Your Junior 1 highly successful? That's important!

    Those are the things that draw NEW and/or younger kids to the sport. Those kids gain skills and grow within your program!
     
  14. FlexyTumblerMom

    FlexyTumblerMom I'm an announcer on CBS for Worlds (or should be)

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    I feel that gyms around me are actually very welcoming to older kids who have never tumbled before (pretty much every gym's web site that I looked at this summer had a big line about "even if you have never cheered or did gymnastics before, do not let that discourage you as we have a place for all skill levels and ages" on their tryout page.) And older kids who join these junior and senior level 1-2 programs do start getting skills like handsprings, etc. quickly and it is a good thing.

    I think what turns people/parents off is the degree of commitment that's expected so quickly - like the kid comes in, trys a class or two, likes it, and the next thing they know they are presented w/ a sign your life away contract about traveling all over the place, manatory practices, etc. w/ four figure penalties for quitting mid-year. It's very intimidating to parents who's kids have never done a competitive activity before, and when the kid is new to it, and no one is ever 100% sure how they are going to feel about something new 4-6 months in, I bet a lot of people decide against it.

    Half year teams help w/ this though, so I think if more gyms did those, along w/ year round recreational classes, it would help.
     
    Last edited: Aug 7, 2014
  15. oncecoolcoachnowmom

    oncecoolcoachnowmom Bestest Newbie '14

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    ^^^^^Yes.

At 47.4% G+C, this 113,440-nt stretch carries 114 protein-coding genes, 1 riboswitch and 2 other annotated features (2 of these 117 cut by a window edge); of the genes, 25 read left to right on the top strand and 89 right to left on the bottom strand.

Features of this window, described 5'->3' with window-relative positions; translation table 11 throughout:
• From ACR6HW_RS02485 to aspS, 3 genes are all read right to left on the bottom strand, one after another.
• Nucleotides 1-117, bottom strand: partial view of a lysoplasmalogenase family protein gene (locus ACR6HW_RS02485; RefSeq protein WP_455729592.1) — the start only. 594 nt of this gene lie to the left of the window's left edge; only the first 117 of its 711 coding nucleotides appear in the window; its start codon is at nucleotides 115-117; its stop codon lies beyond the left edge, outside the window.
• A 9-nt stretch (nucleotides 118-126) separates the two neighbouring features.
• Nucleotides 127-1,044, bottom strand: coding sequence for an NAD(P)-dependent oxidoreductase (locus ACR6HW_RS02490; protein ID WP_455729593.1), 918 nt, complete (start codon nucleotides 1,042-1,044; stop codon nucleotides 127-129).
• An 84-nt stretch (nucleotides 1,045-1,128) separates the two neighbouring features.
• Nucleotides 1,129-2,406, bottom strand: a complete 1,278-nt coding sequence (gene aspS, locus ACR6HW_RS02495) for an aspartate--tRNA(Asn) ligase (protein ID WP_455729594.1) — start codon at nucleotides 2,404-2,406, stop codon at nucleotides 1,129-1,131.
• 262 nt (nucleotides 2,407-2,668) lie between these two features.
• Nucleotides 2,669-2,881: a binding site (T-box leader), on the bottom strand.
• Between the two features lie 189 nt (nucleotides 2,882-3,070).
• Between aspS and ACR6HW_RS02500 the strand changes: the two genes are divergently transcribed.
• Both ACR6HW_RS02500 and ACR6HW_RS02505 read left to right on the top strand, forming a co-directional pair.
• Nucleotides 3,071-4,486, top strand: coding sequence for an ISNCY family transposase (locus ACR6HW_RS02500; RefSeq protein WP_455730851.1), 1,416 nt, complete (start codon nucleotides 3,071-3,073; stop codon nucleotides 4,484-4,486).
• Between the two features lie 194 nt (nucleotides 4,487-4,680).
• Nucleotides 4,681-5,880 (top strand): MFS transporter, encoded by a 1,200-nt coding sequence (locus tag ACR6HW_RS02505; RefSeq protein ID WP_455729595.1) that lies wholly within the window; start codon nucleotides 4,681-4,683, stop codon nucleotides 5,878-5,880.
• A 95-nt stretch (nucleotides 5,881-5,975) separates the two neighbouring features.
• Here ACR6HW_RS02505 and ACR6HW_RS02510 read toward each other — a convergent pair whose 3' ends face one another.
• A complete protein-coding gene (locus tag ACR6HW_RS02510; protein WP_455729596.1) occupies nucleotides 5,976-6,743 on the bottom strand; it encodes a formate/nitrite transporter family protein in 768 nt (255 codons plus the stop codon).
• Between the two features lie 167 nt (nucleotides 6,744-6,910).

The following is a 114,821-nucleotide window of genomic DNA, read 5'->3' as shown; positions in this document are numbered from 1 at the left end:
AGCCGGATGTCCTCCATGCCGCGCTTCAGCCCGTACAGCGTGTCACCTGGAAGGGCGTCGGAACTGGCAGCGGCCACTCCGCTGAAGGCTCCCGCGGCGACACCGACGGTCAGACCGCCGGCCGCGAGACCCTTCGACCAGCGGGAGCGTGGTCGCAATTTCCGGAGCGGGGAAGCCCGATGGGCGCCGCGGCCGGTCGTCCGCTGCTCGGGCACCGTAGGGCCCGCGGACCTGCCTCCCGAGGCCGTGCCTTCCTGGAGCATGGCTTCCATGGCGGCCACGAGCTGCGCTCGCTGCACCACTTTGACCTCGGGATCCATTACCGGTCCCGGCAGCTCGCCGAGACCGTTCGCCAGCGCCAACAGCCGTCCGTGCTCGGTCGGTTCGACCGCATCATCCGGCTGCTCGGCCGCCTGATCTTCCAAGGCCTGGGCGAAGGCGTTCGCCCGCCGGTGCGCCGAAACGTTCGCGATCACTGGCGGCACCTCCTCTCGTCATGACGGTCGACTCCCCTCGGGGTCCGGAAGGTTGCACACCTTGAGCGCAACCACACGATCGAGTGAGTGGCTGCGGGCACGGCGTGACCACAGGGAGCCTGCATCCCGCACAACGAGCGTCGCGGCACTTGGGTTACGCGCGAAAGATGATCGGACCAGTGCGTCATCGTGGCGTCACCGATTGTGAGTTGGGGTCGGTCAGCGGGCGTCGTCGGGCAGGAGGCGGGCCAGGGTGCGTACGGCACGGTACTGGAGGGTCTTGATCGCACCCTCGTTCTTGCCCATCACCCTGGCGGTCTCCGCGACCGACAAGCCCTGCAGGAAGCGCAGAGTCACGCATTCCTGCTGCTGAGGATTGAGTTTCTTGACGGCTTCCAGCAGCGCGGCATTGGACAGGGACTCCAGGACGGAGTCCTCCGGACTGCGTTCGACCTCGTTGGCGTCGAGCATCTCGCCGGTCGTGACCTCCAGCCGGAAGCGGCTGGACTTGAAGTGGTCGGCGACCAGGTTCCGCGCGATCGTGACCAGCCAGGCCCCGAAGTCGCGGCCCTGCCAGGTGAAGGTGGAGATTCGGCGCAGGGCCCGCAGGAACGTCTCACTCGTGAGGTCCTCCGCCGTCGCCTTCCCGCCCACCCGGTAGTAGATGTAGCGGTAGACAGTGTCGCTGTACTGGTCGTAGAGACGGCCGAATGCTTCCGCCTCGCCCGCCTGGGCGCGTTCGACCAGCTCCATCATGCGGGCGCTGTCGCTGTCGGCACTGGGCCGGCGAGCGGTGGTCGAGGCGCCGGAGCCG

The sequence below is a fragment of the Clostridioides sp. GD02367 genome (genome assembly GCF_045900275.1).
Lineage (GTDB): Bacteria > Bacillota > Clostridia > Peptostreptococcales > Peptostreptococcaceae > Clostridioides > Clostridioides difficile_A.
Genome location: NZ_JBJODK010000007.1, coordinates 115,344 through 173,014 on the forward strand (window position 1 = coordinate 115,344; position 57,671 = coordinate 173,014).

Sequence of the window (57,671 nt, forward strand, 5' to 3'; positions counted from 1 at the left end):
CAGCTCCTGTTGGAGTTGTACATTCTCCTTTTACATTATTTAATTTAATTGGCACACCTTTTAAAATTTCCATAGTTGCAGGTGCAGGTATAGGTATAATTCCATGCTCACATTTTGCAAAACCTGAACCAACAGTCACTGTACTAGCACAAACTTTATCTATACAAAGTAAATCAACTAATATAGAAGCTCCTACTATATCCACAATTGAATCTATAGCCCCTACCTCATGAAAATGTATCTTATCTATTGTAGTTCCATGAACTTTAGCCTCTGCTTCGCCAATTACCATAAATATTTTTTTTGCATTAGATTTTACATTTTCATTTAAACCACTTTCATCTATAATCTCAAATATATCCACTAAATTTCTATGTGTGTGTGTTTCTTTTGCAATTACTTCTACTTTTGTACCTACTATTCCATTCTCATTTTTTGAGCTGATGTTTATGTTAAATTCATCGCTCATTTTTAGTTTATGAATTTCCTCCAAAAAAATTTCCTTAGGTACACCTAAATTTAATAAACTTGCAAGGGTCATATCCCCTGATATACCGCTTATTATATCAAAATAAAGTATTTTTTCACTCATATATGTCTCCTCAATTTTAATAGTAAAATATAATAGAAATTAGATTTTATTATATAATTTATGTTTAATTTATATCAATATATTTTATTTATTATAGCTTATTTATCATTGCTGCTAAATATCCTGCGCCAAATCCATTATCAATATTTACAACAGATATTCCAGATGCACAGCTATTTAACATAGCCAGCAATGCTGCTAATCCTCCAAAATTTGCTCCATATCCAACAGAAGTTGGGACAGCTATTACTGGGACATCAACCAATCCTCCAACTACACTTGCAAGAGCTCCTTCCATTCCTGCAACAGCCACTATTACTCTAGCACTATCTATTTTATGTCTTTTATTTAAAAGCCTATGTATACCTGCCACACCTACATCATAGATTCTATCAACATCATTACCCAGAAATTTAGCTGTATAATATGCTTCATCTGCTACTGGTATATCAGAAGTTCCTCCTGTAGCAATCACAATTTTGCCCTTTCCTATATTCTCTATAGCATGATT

I think that what gyms are starting to realize is that NOT EVERYONE HAS ALL YEAR TO DEVOTE TO ONE CHILD'S ACTIVITY.

    All Stars (as much as I adore it) is incredibly time consuming and does not have a concrete season. It's all year.

    It requires a lot of personal sacrifices on the parts of families.

    Ex: If Becky wants to do all star cheer, she practices T/Th from 6-8 PM. All year. That means Mom or Dad is booked during that time. Which means Little Brother can't do any T or Th night activities. It becomes a FAMILY commitment.

    It also ties up Becky's schedule. She can't do Spring Play because it opens in March on a competition weekend. Dance? Forget it.

    However, if the gym offers a HALF-YEAR team that goes from say, May-December and practices Wed nights 6-8, she can do Spring Play, mom and dad are only booked up one night a week, other siblings have room to participate in their own activities, and there is a definite ENDING.

    She might end up loving cheer and wanting to do a whole-year travel team. Or not. But there is a "just trying it out" half-year option available so parents aren't asked to go "whole hog" with such a new activity.

    In summary, not everybody got time for dat and gyms need to be aware.